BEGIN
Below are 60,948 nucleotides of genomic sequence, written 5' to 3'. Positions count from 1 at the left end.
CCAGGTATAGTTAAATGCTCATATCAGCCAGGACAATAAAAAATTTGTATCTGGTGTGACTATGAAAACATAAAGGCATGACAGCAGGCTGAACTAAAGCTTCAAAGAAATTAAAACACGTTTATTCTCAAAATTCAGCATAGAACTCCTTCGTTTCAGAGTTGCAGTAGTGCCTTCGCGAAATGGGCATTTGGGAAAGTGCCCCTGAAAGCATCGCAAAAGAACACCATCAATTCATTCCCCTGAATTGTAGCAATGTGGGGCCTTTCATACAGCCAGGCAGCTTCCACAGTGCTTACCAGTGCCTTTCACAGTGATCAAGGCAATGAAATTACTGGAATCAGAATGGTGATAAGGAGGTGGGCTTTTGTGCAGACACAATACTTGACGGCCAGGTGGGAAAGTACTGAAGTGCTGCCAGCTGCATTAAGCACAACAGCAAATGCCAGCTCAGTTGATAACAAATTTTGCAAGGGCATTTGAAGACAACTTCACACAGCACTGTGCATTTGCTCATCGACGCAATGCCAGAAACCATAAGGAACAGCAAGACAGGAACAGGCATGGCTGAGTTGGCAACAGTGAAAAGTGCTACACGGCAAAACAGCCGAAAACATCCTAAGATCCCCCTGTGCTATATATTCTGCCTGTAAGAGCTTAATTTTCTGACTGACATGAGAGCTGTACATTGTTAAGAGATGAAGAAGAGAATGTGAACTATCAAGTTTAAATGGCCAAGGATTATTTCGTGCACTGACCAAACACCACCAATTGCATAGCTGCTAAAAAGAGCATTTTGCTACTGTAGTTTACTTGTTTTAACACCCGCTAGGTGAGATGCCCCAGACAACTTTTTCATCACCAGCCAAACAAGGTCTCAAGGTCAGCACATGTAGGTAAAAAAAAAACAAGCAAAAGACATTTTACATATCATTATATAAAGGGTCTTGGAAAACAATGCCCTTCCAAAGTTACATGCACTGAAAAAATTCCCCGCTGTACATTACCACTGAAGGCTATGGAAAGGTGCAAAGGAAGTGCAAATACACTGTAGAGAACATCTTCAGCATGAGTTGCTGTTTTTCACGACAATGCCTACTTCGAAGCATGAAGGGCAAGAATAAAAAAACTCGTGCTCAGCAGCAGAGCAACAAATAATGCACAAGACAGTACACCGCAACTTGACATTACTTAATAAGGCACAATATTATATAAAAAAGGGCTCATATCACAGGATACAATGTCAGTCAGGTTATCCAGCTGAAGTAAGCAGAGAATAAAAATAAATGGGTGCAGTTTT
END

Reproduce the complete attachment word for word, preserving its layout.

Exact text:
Below are 60,948 nucleotides of genomic sequence, written 5' to 3'. Positions count from 1 at the left end.
CCAGGTATAGTTAAATGCTCATATCAGCCAGGACAATAAAAAATTTGTATCTGGTGTGACTATGAAAACATAAAGGCATGACAGCAGGCTGAACTAAAGCTTCAAAGAAATTAAAACACGTTTATTCTCAAAATTCAGCATAGAACTCCTTCGTTTCAGAGTTGCAGTAGTGCCTTCGCGAAATGGGCATTTGGGAAAGTGCCCCTGAAAGCATCGCAAAAGAACACCATCAATTCATTCCCCTGAATTGTAGCAATGTGGGGCCTTTCATACAGCCAGGCAGCTTCCACAGTGCTTACCAGTGCCTTTCACAGTGATCAAGGCAATGAAATTACTGGAATCAGAATGGTGATAAGGAGGTGGGCTTTTGTGCAGACACAATACTTGACGGCCAGGTGGGAAAGTACTGAAGTGCTGCCAGCTGCATTAAGCACAACAGCAAATGCCAGCTCAGTTGATAACAAATTTTGCAAGGGCATTTGAAGACAACTTCACACAGCACTGTGCATTTGCTCATCGACGCAATGCCAGAAACCATAAGGAACAGCAAGACAGGAACAGGCATGGCTGAGTTGGCAACAGTGAAAAGTGCTACACGGCAAAACAGCCGAAAACATCCTAAGATCCCCCTGTGCTATATATTCTGCCTGTAAGAGCTTAATTTTCTGACTGACATGAGAGCTGTACATTGTTAAGAGATGAAGAAGAGAATGTGAACTATCAAGTTTAAATGGCCAAGGATTATTTCGTGCACTGACCAAACACCACCAATTGCATAGCTGCTAAAAAGAGCATTTTGCTACTGTAGTTTACTTGTTTTAACACCCGCTAGGTGAGATGCCCCAGACAACTTTTTCATCACCAGCCAAACAAGGTCTCAAGGTCAGCACATGTAGGTAAAAAAAAAACAAGCAAAAGACATTTTACATATCATTATATAAAGGGTCTTGGAAAACAATGCCCTTCCAAAGTTACATGCACTGAAAAAATTCCCCGCTGTACATTACCACTGAAGGCTATGGAAAGGTGCAAAGGAAGTGCAAATACACTGTAGAGAACATCTTCAGCATGAGTTGCTGTTTTTCACGACAATGCCTACTTCGAAGCATGAAGGGCAAGAATAAAAAAACTCGTGCTCAGCAGCAGAGCAACAAATAATGCACAAGACAGTACACCGCAACTTGACATTACTTAATAAGGCACAATATTATATAAAAAAGGGCTCATATCACAGGATACAATGTCAGTCAGGTTATCCAGCTGAAGTAAGCAGAGAATAAAAATAAATGGGTGCAGTTTT